How Hearing Works

How Normal Hearing Works

In a normal hearing ear the sound enters the opening of the outer ear and hits the ear drum causing it to vibrate. The vibrations cause the bones of the middle ear to move and transfer the sound to the cochlea. The cochlea is a shell shaped structure in the inner ear which houses the hair cells. These hair cells are stimulated and cause electrical impulses in the hearing nerve which travel to the brain and are registered as sound.

  • A hearing loss can occur if any of these processes are impaired.
  • A hearing loss can have different severities ranging from mild to profound.
  • A hearing loss can also have different causes.

Types Of Hearing Loss

Conductive Hearing Loss

A conductive hearing loss can be either temporary or permanent. It can occur due to a problem in the outer or middle ear which prevents sound reaching the hair cells in the cochlea. It can be caused by ear wax, fluid in the middle ear (‘Glue Ear’), a hole in the ear drum, infection or a genetic defect. A conductive hearing loss can usually be treated by a medical procedure.

Sensorineural (Nerve) Hearing Loss

A sensorineural hearing loss is permanent and occurs as a result of damage to the hair cells in the cochlea or the auditory nerve. The cause of a sensorineural hearing loss can be age related, infection, head injury, noise exposure or genetic. The only treatment for a sensorineural hearing loss is the fitting of a hearing aid.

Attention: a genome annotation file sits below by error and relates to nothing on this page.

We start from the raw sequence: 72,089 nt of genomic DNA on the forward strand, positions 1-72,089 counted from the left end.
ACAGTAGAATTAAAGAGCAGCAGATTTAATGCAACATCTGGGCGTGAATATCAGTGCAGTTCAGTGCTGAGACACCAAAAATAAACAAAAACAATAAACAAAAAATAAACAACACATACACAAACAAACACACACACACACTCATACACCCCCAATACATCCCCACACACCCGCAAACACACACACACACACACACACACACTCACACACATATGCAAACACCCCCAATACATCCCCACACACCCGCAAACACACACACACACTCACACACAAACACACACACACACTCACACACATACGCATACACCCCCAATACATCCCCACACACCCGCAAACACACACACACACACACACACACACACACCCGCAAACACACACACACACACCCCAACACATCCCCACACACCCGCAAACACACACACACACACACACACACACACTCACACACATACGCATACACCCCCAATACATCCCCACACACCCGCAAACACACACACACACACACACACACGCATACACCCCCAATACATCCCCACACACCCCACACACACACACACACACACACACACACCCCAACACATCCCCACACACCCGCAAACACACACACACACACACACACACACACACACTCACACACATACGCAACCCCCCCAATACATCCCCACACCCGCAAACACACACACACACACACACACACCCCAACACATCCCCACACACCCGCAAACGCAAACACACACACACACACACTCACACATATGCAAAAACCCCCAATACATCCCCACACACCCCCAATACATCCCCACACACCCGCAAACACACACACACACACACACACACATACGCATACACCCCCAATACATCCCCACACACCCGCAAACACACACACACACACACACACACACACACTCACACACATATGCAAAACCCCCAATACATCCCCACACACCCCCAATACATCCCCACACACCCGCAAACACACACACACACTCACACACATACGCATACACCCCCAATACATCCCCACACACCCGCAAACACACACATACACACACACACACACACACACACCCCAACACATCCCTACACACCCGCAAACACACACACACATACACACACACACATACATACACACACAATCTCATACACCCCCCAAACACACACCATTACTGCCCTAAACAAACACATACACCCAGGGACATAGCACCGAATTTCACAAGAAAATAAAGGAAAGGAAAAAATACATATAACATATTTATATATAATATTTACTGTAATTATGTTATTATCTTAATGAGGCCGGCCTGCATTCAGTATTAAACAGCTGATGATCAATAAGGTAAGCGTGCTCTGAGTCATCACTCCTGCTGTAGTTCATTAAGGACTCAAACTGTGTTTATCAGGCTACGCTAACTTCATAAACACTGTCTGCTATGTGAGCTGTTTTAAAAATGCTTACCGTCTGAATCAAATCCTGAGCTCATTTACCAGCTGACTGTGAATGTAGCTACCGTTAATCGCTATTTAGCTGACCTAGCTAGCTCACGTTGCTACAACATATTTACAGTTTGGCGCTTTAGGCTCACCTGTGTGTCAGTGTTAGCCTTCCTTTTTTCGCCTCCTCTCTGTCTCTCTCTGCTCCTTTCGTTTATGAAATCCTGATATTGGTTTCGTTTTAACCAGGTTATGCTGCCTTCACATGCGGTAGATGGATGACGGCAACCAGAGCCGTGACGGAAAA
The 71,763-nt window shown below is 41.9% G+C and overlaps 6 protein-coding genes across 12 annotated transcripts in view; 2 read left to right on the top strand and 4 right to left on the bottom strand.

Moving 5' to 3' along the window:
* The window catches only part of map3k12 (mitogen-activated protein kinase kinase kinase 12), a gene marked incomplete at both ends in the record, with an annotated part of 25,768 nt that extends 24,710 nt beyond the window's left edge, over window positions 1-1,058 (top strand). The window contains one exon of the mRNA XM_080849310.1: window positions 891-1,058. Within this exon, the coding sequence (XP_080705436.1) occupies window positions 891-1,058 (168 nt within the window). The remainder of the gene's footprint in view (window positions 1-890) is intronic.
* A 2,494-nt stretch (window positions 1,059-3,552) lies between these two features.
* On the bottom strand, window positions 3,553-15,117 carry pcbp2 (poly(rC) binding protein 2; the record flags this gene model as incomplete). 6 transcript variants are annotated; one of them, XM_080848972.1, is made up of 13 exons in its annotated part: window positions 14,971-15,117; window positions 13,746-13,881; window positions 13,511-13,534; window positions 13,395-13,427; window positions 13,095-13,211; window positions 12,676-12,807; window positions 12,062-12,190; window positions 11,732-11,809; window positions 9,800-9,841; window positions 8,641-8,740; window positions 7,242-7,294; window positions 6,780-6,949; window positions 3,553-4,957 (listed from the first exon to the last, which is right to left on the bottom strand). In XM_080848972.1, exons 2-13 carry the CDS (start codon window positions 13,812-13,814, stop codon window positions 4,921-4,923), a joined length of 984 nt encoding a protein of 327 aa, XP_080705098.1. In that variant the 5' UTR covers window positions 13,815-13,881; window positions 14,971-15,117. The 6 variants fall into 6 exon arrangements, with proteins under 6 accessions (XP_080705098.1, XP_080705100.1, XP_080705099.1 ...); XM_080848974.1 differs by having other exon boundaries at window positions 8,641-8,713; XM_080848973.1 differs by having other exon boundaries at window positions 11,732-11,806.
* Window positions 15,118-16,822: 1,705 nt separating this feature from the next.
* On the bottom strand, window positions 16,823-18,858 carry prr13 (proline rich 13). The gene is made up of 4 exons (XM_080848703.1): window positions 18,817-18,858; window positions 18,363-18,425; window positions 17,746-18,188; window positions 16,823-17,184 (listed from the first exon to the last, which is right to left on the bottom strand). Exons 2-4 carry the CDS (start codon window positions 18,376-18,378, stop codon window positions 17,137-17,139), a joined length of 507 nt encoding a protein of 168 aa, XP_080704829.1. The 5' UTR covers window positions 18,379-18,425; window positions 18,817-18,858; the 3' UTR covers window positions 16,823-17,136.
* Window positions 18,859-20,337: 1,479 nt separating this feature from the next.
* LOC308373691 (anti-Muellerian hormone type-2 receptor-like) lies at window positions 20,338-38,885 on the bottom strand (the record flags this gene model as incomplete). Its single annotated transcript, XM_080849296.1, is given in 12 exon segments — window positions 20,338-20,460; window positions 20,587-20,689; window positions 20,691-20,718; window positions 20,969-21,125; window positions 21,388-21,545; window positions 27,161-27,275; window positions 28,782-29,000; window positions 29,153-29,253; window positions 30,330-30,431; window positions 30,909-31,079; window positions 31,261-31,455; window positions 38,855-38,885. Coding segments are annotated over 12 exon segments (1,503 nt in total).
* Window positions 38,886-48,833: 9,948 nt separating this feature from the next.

Mixed Hearing Loss

Mixed hearing loss is a combination of conductive and sensorineural hearing loss, which means there is damage in both the outer or middle ear and in the inner ear.

Impact Of Hearing Loss

Most hearing losses occur gradually over a period of months or years and thus the symptoms are often difficult to recognise.

Problems Faced By Patients With A Hearing Loss:

  • Reduced hearing sensitivity
  • Reduced speech discrimination in quiet
  • Impaired speech discrimination in noise
  • Impaired music recognition
  • Tinnitus
  • Reduced discrimination between environmental sounds
  • Difficulty locating exactly where the sound is coming from

Hearing Loss Checklist

  • Do people sound like they are mumbling?
  • Do you regularly ask people to repeat themselves?
  • Do you often mix up what people are saying?
  • Do you turn the TV or radio up very loud?
  • Do you struggle to follow conversation in group situations?
  • Do you find loud sounds uncomfortable and quiet sounds unclear?
If any of the above apply to you, you should make an appointment with us for a hearing assessment. Hearing loss affects both you and the people around you.

However, if a hearing loss is properly identified and effectively treated it can greatly improve your quality of life and that of those closest to you. At Audico, our Clinical Audiologists will carry out a full hearing assessment and determine if there is a hearing loss and depending on the extent of the loss, will advise on its management.

Modern hearing aids have many features which combat many of the problems outlined above, allowing the wearer to participate in all aspects of life more easily.


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